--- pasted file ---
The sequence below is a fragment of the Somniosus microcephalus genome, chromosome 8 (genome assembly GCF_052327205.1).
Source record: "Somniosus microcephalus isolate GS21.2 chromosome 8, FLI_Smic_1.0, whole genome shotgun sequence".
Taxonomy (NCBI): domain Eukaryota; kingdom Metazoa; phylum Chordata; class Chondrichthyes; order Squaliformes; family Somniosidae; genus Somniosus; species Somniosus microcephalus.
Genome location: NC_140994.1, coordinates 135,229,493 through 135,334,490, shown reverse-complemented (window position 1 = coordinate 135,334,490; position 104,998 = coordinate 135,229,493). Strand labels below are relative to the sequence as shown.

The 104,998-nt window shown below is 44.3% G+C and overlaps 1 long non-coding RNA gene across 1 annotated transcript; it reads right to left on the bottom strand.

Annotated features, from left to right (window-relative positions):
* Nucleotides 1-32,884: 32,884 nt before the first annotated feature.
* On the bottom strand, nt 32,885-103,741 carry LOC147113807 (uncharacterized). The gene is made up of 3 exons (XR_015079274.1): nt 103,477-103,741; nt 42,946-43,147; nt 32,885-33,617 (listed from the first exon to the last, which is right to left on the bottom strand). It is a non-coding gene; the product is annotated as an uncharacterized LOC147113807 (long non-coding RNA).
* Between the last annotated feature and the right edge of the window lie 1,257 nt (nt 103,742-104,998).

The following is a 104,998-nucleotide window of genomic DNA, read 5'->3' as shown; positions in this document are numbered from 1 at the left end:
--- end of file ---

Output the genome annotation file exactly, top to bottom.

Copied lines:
The sequence below is a fragment of the Somniosus microcephalus genome, chromosome 8 (genome assembly GCF_052327205.1).
Source record: "Somniosus microcephalus isolate GS21.2 chromosome 8, FLI_Smic_1.0, whole genome shotgun sequence".
Taxonomy (NCBI): domain Eukaryota; kingdom Metazoa; phylum Chordata; class Chondrichthyes; order Squaliformes; family Somniosidae; genus Somniosus; species Somniosus microcephalus.
Genome location: NC_140994.1, coordinates 135,229,493 through 135,334,490, shown reverse-complemented (window position 1 = coordinate 135,334,490; position 104,998 = coordinate 135,229,493). Strand labels below are relative to the sequence as shown.

The 104,998-nt window shown below is 44.3% G+C and overlaps 1 long non-coding RNA gene across 1 annotated transcript; it reads right to left on the bottom strand.

Annotated features, from left to right (window-relative positions):
* Nucleotides 1-32,884: 32,884 nt before the first annotated feature.
* On the bottom strand, nt 32,885-103,741 carry LOC147113807 (uncharacterized). The gene is made up of 3 exons (XR_015079274.1): nt 103,477-103,741; nt 42,946-43,147; nt 32,885-33,617 (listed from the first exon to the last, which is right to left on the bottom strand). It is a non-coding gene; the product is annotated as an uncharacterized LOC147113807 (long non-coding RNA).
* Between the last annotated feature and the right edge of the window lie 1,257 nt (nt 103,742-104,998).

The following is a 104,998-nucleotide window of genomic DNA, read 5'->3' as shown; positions in this document are numbered from 1 at the left end: